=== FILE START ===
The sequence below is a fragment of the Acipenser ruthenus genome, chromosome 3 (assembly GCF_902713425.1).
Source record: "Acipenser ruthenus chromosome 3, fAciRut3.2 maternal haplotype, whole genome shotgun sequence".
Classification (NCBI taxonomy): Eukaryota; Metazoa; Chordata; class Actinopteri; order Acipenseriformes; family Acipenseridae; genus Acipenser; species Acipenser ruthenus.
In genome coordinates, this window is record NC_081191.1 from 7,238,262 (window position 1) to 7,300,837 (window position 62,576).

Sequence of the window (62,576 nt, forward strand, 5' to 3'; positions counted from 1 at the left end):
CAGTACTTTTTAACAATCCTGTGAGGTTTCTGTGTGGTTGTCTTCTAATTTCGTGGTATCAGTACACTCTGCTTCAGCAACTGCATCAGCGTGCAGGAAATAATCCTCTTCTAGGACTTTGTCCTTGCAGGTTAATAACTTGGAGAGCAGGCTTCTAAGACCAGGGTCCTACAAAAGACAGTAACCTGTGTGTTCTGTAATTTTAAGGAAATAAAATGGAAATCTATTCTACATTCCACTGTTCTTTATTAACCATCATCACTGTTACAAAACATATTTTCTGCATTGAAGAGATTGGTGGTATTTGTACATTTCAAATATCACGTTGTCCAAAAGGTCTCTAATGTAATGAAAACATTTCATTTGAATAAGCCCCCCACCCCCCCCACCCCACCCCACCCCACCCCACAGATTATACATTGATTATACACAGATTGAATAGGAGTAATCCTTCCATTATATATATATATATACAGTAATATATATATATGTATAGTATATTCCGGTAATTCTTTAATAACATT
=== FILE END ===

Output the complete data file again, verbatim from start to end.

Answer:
The sequence below is a fragment of the Acipenser ruthenus genome, chromosome 3 (assembly GCF_902713425.1).
Source record: "Acipenser ruthenus chromosome 3, fAciRut3.2 maternal haplotype, whole genome shotgun sequence".
Classification (NCBI taxonomy): Eukaryota; Metazoa; Chordata; class Actinopteri; order Acipenseriformes; family Acipenseridae; genus Acipenser; species Acipenser ruthenus.
In genome coordinates, this window is record NC_081191.1 from 7,238,262 (window position 1) to 7,300,837 (window position 62,576).

Sequence of the window (62,576 nt, forward strand, 5' to 3'; positions counted from 1 at the left end):
CAGTACTTTTTAACAATCCTGTGAGGTTTCTGTGTGGTTGTCTTCTAATTTCGTGGTATCAGTACACTCTGCTTCAGCAACTGCATCAGCGTGCAGGAAATAATCCTCTTCTAGGACTTTGTCCTTGCAGGTTAATAACTTGGAGAGCAGGCTTCTAAGACCAGGGTCCTACAAAAGACAGTAACCTGTGTGTTCTGTAATTTTAAGGAAATAAAATGGAAATCTATTCTACATTCCACTGTTCTTTATTAACCATCATCACTGTTACAAAACATATTTTCTGCATTGAAGAGATTGGTGGTATTTGTACATTTCAAATATCACGTTGTCCAAAAGGTCTCTAATGTAATGAAAACATTTCATTTGAATAAGCCCCCCACCCCCCCCACCCCACCCCACCCCACCCCACAGATTATACATTGATTATACACAGATTGAATAGGAGTAATCCTTCCATTATATATATATATATACAGTAATATATATATATGTATAGTATATTCCGGTAATTCTTTAATAACATT